Monday, January 24, 2005
Jan. 20, 2005
Trying times for Los Alamos
As a retired Los Alamos Fellow I view with mounting concern the events taking place at the Laboratory. I have always regarded my fellow colleagues (now former colleagues) as the hardest working, most loyal group of people I have ever encountered. Now I discover that the morale among this laudable group has sunk to unprecedented depths, primarily due to inept upper management, which seems to view them with contempt rather than richly deserved respect. The gap between the mood of upper management and the lower ranking employees seems to be widening even as we speak.
Rob Vitek asks for a cure for the low morale. Partial solutions have been proposed, like going back to a 9/80 modified work schedule or not making a motto out of a pretentious phrase. These easy fixes may temporarily ease the symptoms, but the malady remains. I am deeply concerned about the Lab morale. However, considering what Wallace Harbin wrote in these pages, one might conclude that what the Lab really needs is a new direction from upper management, or, failing that, new management altogether.
Unless the current Lab director has been put in charge of the Lab's dissolution, he does not strike me as providing the best leadership in one of the most difficult years in the history of the Lab - the year of the contract bid. The damage to the Lab, should another accident occur at this time, combined with contemptuous knee-jerk reactions, will be catastrophic. Can the Lab afford such a risk? Unfortunately, the only recourse to employees is to beg upper management to remove themselves.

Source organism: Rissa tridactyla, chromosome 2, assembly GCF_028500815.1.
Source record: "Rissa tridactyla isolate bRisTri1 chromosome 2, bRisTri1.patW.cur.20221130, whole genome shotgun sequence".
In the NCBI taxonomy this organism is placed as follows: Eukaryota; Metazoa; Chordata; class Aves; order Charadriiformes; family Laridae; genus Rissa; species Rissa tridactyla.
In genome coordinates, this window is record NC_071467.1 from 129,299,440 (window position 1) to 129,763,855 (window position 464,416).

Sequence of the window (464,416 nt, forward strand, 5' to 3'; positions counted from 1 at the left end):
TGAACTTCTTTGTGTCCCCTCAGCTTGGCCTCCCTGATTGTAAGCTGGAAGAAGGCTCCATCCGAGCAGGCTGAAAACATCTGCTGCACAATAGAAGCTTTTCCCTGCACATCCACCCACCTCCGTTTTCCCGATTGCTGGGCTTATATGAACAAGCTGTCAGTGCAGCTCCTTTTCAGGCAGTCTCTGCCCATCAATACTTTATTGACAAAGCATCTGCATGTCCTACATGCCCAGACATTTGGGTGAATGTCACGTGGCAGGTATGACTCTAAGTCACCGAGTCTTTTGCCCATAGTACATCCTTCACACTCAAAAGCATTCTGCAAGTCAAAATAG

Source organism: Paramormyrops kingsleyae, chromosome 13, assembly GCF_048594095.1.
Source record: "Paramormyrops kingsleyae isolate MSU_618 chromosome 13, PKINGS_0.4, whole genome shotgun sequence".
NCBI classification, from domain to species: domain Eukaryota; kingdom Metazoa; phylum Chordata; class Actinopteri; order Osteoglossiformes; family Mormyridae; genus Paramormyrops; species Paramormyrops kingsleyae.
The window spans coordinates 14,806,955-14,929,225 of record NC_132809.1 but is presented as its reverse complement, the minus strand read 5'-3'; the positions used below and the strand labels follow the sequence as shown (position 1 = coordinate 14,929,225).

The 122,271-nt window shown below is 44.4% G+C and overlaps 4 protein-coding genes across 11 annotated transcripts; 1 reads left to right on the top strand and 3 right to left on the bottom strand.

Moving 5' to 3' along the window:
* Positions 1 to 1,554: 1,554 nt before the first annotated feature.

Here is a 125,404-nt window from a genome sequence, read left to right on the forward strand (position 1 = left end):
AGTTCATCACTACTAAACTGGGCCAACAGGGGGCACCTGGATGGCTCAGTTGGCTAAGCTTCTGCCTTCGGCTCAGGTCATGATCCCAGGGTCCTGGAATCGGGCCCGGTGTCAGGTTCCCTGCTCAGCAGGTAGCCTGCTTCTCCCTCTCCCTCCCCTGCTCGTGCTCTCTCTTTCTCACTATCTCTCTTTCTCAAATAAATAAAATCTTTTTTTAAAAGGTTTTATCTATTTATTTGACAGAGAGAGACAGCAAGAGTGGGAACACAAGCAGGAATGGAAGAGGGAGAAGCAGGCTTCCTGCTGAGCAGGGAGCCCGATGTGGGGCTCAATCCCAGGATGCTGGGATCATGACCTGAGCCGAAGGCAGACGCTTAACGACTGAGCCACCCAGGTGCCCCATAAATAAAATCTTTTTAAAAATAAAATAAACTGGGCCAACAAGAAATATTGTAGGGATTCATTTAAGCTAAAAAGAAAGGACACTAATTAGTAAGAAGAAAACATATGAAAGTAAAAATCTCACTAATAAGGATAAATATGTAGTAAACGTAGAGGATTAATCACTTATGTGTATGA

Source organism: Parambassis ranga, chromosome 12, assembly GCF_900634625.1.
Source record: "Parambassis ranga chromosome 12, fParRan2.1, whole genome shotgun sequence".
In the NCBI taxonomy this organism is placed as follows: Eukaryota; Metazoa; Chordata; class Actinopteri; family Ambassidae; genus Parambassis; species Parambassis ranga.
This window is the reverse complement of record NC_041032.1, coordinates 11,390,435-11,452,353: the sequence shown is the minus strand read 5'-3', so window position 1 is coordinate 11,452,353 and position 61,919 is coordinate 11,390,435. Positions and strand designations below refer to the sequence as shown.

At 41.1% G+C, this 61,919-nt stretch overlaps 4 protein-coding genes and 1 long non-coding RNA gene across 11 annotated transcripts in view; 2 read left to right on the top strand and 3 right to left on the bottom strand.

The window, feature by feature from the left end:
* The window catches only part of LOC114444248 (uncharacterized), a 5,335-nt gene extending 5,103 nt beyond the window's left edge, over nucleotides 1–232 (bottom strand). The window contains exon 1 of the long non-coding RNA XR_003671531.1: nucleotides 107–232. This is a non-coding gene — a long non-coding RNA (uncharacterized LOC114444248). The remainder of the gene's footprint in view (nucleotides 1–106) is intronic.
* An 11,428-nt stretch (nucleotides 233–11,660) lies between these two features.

Regarding the motto "The Greatest Science Protecting America," I have two problems. In the first place, "science" is not just about protecting America. It is primarily about using scientific methods to search for the truth about the universe, which then in turn will benefit all of humanity. Second, by referring to oneself as "The Greatest" puts him in danger of becoming a laughing stock for his/her colleagues.
Science is done in small steps, by standing on the shoulders of predecessors. One can judge through the review process which science is better and which is worse, but it is arrogant to refer to any of it as the "World's Greatest Science." Euclid, Copernicus, Galileo, Newton, Einstein were great scientists, but none of them called themselves "The Greatest." And even we, with the advantage of hindsight, cannot single out any one of them as the greatest.